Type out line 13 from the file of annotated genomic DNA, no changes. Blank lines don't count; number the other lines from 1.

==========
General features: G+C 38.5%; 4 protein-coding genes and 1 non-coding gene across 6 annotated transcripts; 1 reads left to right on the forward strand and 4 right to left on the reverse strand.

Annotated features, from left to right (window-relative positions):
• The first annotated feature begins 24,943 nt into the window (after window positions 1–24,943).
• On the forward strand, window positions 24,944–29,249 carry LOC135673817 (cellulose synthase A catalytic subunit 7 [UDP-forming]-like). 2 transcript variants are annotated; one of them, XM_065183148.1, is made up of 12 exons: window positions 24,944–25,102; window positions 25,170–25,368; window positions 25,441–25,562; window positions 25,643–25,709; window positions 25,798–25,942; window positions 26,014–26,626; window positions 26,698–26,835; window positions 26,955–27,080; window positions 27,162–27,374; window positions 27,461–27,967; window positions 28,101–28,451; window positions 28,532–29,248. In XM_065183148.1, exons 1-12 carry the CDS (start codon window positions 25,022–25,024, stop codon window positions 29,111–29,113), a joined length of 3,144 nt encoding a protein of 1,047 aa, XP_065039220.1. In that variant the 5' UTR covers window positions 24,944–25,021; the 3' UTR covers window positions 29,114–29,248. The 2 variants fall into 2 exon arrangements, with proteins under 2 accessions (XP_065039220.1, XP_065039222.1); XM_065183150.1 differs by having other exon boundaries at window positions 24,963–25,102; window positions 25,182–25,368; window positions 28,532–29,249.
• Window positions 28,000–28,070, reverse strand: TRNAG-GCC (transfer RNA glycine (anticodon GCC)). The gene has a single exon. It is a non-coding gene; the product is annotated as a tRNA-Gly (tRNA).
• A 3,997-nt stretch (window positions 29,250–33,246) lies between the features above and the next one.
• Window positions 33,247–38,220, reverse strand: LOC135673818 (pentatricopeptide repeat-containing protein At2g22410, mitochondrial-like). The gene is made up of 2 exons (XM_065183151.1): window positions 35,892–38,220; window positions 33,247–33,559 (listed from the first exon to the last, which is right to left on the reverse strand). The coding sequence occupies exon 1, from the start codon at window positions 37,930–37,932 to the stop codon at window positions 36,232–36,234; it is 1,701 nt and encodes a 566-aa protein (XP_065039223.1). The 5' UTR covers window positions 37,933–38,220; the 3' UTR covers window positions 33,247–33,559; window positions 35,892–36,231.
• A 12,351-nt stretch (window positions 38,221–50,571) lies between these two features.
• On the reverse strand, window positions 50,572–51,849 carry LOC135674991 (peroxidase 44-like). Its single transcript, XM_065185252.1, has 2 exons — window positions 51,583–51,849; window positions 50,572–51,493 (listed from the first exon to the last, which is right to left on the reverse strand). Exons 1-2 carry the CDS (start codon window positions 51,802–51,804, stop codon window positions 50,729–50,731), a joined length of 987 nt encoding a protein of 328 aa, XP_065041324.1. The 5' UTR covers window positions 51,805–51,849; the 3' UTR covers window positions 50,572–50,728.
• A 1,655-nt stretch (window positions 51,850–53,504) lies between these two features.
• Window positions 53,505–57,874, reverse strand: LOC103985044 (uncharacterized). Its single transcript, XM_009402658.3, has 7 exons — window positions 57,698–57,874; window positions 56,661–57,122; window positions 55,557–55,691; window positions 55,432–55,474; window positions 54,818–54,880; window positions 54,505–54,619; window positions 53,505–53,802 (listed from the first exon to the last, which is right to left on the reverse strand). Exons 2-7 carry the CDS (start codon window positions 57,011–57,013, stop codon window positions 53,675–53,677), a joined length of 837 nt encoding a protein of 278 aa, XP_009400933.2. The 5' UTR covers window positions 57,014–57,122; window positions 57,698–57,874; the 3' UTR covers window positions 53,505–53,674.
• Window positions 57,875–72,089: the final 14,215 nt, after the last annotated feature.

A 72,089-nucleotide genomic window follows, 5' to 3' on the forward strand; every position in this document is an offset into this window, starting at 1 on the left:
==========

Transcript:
A 72,089-nucleotide genomic window follows, 5' to 3' on the forward strand; every position in this document is an offset into this window, starting at 1 on the left: